Page 2, Panel 1: “I also want to buy Jughead Jones’s lot next door, but he won’t sell to me, either!”

Page 4, Panel 4: “Jughead, old boy, I’ve a confession to make! I wanted to buy your place so I could look for the money!”

Other than the addition of the title, I’m certain nothing was changed from UNCLE SCROOGE # 6 for the reprint in WALT DISNEY COMICS DIGEST # 11. So, everyone draw your own conclusions…

I think it’s VERY possible that neither Carl Barks nor anyone else at Western had an inkling that the last name of the Archie character was “Jones”… and that “Jughead” seemed to better fit THIS (again) “softer, almost lobotomized” version of Neighbor Jones – both in alliteration and character. It may have even still been true in 1969 – but could not happen today, where David, Jonathan, Thad, and I scrutinize every minute detail of the work we turn out. …And sometimes even argue over it – kinda like Donald and the Non-Jughead version of Neighbor Jones!

I cannot imagine Chase Craig and Carl Barks ever having the kind of conversations *we* have, in order to give you these great comics every month! But would we even BE HAVING such spirited debates, if not for the wonderful classic work persons like them left us with?! …Different times – and it’s all great!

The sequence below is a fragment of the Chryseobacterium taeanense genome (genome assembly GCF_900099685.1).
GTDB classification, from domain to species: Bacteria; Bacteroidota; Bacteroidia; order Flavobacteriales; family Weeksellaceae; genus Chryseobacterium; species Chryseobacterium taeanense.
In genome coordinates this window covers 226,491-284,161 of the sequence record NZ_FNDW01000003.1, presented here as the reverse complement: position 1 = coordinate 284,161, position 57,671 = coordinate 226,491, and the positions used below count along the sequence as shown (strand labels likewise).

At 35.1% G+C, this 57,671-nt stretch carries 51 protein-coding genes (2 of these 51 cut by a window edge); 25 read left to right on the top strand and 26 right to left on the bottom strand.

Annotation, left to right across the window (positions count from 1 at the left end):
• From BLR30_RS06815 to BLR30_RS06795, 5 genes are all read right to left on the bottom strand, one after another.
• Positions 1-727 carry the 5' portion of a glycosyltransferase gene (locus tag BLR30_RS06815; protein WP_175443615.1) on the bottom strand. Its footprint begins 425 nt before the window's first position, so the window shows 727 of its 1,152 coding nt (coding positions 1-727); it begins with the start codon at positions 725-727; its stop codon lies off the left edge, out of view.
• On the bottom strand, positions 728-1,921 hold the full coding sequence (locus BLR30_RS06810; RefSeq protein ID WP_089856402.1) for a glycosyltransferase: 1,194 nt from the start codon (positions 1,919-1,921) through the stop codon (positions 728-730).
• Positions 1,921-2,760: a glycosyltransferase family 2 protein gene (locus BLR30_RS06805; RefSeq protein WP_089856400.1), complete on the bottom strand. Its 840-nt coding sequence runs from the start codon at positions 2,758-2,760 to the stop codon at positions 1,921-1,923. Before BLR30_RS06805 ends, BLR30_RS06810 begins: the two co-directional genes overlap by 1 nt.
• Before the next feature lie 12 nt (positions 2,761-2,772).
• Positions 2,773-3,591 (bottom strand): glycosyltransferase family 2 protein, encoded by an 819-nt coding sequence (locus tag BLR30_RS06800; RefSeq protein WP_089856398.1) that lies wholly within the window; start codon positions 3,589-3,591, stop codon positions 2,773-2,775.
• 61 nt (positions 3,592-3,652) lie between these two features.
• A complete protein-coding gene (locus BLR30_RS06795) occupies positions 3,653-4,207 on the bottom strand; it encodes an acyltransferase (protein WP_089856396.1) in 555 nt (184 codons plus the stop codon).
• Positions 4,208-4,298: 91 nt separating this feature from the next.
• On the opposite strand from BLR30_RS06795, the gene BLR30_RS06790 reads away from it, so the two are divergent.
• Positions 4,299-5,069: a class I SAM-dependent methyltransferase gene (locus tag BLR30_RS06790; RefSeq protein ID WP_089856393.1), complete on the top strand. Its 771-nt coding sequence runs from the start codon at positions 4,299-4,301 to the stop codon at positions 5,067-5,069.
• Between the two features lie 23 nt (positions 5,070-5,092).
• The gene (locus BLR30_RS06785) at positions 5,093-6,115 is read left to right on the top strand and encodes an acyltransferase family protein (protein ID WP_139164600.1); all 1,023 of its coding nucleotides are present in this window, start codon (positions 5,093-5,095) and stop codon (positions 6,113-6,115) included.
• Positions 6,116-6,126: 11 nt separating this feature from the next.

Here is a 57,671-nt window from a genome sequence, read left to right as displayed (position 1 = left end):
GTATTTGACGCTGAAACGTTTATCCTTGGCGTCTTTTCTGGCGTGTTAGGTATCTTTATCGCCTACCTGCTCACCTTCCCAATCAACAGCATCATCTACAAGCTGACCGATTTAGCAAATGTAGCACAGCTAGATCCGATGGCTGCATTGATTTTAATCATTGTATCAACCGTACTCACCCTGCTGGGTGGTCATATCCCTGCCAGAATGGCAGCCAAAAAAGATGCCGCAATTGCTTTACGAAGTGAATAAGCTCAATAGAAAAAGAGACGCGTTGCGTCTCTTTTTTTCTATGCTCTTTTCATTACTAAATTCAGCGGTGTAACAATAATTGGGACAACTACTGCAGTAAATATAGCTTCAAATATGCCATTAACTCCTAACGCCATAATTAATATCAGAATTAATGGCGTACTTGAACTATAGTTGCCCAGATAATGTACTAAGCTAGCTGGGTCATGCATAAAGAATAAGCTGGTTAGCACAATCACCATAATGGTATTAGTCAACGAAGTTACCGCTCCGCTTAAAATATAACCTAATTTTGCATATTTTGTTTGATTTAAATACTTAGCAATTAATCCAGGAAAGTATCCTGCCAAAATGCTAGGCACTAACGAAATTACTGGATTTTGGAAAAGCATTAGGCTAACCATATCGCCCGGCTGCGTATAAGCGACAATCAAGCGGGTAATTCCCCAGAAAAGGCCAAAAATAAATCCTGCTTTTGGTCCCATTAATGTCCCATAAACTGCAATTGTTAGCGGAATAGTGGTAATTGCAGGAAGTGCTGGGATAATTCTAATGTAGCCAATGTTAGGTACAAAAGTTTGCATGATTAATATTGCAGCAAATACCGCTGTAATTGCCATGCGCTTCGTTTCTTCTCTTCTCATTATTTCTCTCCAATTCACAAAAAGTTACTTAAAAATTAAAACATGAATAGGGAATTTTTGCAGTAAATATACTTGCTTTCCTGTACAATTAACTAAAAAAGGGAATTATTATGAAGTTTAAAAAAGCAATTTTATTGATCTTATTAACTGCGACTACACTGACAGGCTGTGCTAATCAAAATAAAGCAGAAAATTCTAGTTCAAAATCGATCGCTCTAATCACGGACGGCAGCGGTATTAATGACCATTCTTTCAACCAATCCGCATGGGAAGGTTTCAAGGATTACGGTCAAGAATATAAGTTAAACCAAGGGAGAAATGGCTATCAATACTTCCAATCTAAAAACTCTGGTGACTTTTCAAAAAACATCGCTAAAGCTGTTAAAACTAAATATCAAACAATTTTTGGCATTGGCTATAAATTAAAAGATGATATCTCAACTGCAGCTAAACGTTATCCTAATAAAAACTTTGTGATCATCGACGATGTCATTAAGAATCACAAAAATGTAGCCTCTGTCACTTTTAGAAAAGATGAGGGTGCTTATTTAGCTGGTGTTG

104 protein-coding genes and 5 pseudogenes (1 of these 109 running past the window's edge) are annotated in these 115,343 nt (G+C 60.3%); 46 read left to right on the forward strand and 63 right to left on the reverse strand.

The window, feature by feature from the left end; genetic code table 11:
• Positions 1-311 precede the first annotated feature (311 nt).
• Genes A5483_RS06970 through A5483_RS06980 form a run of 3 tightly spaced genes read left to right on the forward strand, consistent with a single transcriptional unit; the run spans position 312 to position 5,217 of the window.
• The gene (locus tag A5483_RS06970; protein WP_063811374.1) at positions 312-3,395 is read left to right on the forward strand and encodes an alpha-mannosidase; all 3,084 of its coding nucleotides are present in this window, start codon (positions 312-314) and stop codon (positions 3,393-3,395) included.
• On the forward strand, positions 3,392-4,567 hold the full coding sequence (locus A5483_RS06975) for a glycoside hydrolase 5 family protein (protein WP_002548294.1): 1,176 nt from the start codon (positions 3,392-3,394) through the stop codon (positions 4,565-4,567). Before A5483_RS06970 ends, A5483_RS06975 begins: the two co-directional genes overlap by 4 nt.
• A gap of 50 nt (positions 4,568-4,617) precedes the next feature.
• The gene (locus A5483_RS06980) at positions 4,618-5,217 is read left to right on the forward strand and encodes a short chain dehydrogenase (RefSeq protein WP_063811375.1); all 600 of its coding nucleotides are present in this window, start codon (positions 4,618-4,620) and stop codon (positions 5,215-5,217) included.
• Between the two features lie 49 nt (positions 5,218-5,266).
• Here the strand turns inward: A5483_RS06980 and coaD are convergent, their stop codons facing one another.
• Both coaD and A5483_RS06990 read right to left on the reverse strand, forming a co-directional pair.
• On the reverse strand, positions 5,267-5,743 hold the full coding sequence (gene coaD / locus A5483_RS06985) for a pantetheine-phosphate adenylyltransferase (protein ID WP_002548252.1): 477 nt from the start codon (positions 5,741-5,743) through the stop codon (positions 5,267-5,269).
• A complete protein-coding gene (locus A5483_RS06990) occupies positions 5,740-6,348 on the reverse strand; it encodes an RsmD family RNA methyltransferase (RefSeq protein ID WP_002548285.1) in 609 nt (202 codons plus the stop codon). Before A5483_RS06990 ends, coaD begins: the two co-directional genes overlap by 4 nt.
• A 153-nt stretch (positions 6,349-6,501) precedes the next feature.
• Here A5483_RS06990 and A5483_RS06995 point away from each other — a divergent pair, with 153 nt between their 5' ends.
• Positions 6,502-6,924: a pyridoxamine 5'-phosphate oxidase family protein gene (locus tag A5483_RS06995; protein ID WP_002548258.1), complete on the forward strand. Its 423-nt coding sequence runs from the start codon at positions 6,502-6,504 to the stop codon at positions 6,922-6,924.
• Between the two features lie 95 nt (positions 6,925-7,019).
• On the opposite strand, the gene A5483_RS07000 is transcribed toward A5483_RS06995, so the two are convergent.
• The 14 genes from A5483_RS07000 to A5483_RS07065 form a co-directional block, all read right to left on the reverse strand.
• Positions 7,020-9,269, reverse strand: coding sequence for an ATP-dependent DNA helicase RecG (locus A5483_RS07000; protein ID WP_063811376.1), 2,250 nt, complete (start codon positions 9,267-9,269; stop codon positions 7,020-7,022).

Clapton said...

Another Great issue from IDW! Shellfish Motives is truly a masterpiece. The story's perfectly planned,paced,drawn and dialogued! Al Taliaferro's counter-spy was also a blast! It's a shame that he never used Jones in the daily strip. His quarlles with Donald had lot of "gag-a-day" potential. I hope the rest of Al Taliaferro's comic BOOK work (which consits of some one or two pagers he drew in the early days of WDC&S) is reprinted by IDW.

Joe Torcivia said...

Yes, absolutely, Clapton… Taliaferro’s use of Neighbor Jones in the daily gag strip WOULD certainly have given it an additional dimension!

It’s a pity he didn’t suggest using the character to writer Bob Karp, when they were doing the strip for all those years. I, too, vote for more such rare Taliaferro comic BOOK material, such as exists!

ramapith said...

You're getting your wish, fellas. Since we've already got the Taliaferro Donald strip coming in Dean Mullaney's book series, we'll have a few more Taliaferro comic BOOK items—and Taliaferro non-Donald strips—in the coming months' IDW issues.